577) Beneath the Cross of Jesus


     In Mark 8:34 are these words of Jesus:  “If anyone would come after me he must deny himself, take up his cross, and follow me.”  Jesus tells us to all to ‘take up our cross’ if we want to follow him, and those words have led to an expression Christians often use when speaking of their troubles.  It is ‘my cross to bear’ many will say when speaking of their bad back or frequent headaches or financial losses or difficult loved ones or whatever.  It is a good line.  It dignifies our suffering, and there is some comfort in that.  We may suffer because we are following Christ, or we may suffer simply because that is how it goes in this fallen world.  Either way, suffering can bring us closer to God.  Hebrews 5:8-9 said even of Jesus, “Son though he was, he learned obedience from what he suffered and, once made perfect, he became the source of eternal salvation for all who obey him.”  Even Jesus had to suffer, and so he said, “Take up your cross and follow me.”   One might ask themselves, “What kind of king or queen do I think I am that I should not have to suffer?  Everyone suffers, so who am I to ask, ‘Why me, Why me?’”   Why not me?  After all, unimaginable suffering came even to the Son of God, Savior of the world, so why not to me?

     Elizabeth Clephane was one who had more than her share of crosses to bear.  Her father died when she was only nine, and her mother died three years later.  Elizabeth herself was always frail and in poor health, and she died when she was only 39.  But she bore her many crosses with dignity, and used what energy she had to follow Jesus.  She and her sister used their time and their wealth to serve the poor, the sick, and those otherwise in need.  In time, they had given away everything they had, living little better than the poor they were serving.  The people of the town of Melrose in Scotland loved Elizabeth and her sister, remembering their cheerful disposition in spite of all they suffered.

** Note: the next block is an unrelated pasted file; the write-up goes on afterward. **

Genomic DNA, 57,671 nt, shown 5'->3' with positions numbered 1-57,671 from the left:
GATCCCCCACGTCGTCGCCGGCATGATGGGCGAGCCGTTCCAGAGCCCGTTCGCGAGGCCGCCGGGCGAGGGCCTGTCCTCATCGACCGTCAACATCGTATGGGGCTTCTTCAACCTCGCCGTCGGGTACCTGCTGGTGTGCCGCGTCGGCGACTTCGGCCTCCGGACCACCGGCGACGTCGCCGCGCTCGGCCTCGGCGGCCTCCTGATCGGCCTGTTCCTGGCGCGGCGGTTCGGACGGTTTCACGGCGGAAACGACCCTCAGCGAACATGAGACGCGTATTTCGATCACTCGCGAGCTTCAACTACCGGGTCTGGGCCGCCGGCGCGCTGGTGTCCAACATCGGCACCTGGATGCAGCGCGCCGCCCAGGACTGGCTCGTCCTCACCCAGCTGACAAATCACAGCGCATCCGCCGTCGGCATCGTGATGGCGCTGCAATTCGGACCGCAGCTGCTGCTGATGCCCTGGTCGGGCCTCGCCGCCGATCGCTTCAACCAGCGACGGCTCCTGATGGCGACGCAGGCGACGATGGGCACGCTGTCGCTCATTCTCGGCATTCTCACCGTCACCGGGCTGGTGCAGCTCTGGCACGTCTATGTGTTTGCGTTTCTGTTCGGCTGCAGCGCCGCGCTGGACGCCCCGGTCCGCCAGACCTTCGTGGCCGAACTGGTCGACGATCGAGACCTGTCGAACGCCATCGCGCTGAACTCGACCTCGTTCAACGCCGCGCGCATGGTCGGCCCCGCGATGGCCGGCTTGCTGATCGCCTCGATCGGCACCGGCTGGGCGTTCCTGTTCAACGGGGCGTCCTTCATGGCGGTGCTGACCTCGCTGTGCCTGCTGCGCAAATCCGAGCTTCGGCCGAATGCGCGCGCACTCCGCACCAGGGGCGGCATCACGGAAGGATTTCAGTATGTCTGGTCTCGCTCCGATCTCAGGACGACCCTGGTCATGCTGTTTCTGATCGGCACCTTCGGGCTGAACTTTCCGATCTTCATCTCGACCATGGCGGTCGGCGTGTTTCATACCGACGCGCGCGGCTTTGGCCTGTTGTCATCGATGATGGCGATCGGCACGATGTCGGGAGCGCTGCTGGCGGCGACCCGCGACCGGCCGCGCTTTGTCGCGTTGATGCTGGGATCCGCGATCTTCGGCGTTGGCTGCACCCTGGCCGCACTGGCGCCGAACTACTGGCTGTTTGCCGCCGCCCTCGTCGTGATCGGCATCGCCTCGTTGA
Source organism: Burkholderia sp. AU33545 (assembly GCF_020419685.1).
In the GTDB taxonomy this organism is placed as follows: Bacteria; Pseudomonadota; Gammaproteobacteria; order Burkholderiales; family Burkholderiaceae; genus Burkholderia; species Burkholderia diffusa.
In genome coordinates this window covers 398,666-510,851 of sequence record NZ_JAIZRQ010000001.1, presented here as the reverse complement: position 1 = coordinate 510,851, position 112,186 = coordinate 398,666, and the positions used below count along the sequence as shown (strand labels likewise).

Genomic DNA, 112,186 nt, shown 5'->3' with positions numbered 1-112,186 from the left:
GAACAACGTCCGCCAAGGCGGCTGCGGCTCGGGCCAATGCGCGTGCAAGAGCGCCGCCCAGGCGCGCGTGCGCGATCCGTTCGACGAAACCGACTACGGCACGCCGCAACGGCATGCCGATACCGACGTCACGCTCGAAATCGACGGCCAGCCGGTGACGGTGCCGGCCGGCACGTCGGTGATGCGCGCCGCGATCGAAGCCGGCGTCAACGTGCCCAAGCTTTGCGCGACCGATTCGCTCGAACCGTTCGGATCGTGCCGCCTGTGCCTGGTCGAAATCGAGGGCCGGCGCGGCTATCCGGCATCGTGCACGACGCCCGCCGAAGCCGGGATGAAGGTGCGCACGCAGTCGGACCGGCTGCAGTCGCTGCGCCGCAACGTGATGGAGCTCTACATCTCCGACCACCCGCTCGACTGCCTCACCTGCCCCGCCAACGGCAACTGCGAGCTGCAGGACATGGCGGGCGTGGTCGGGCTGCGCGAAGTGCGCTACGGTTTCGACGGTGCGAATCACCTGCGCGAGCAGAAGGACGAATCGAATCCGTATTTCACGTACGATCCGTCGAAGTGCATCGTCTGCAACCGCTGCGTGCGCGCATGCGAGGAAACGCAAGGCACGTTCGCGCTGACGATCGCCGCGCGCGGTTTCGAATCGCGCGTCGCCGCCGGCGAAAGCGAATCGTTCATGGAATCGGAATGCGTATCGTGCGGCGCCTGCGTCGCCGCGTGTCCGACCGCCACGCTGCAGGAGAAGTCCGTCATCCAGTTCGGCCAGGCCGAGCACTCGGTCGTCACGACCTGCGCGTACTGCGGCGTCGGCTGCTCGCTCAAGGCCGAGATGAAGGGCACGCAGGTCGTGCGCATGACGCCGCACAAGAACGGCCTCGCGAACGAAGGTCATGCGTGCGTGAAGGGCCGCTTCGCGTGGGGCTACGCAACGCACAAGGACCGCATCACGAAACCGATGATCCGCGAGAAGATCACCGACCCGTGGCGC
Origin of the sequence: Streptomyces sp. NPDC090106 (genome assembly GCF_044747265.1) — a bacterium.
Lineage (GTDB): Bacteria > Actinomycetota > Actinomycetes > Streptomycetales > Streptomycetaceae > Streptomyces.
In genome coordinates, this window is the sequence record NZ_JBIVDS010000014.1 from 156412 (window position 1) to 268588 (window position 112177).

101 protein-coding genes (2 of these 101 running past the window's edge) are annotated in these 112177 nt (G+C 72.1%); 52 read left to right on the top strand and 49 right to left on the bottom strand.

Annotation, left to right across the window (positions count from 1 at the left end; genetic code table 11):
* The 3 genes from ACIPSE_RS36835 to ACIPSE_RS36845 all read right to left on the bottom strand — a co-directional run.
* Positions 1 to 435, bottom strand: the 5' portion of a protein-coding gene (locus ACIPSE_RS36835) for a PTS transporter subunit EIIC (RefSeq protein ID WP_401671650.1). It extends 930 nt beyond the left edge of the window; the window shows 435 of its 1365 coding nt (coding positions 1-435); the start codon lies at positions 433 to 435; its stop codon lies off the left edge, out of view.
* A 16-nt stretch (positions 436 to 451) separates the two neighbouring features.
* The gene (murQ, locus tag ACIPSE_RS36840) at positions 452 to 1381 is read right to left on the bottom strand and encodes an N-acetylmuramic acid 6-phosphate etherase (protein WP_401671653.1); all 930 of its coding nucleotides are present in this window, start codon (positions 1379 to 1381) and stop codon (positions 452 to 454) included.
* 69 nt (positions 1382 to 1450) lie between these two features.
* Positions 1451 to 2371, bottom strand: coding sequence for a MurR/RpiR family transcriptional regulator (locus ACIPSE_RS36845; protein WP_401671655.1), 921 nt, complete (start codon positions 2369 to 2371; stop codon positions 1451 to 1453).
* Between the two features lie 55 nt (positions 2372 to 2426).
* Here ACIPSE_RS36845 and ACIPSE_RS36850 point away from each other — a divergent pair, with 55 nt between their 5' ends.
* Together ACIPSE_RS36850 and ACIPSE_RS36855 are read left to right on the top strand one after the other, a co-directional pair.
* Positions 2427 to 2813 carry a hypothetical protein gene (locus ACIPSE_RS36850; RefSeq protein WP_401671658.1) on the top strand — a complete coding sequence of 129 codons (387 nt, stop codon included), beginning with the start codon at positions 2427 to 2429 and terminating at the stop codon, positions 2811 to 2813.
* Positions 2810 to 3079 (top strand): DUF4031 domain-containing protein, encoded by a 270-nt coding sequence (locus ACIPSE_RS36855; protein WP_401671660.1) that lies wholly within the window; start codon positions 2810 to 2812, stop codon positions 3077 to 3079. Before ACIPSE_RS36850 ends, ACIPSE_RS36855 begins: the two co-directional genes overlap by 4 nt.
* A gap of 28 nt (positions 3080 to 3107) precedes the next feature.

Not only did Elizabeth take up her cross and follow Jesus, she also wrote a song about it.  She wrote many poems, and several were put to music after her death.  But only one of them became a favorite, the hymn “Beneath the Cross of Jesus.”  Every verse speaks of the cross of Jesus; taking a stand beneath it, looking to it, abiding in it, and resting in it.  Knowing how she literally wore herself out in serving Jesus make some of the lines even more meaningful.  The cross, she wrote, is ‘a mighty rock within a weary land, a home along the way, a place to rest from the burdens of the day,’ and so forth.  Elizabeth knew her Bible well.  These three brief verses contain images and phrases from Jeremiah, Matthew, the Psalms, and three from Isaiah.  It is a wonderful hymn, filled with faith in and devotion to the one who died on that cross.

Elizabeth Clephane  (1830-1869)


Mark 8:34-37  —  Then (Jesus) called the crowd to him along with his disciples and said: “Whoever wants to be my disciple must deny themselves and take up their cross and follow me.  For whoever wants to save their life will lose it, but whoever loses their life for me and for the gospel will save it.  What good is it for someone to gain the whole world, yet forfeit their soul?  Or what can anyone give in exchange for their soul?”

Hebrews 5:8-9  —   Son though he was, he learned obedience from what he suffered and, once made perfect, he became the source of eternal salvation for all who obey him.

Psalm 62:7  —  My salvation and my honor depend on God; he is my mighty rock, my refuge.


BENEATH THE CROSS OF JESUS (three of the original five verses)

By Elizabeth Clephane, 1868

Beneath the cross of Jesus I long to take my stand,
The shadow of a mighty rock within a weary land;
A home within the wilderness, a rest upon the way,
From the burning of the noontide heat, and burdens of the day…

Upon that cross of Jesus mine eye at times can see
The very dying form of One Who suffered there for me;
And from my contrite heart with tears, two wonders I confess;
The wonders of redeeming love and my unworthiness.

I take, O cross, thy shadow for my abiding place;
I ask no other sunshine than the sunshine of His face;
Content to let the world go by, to know no gain or loss,
My sinful self my only shame, my glory all the cross.


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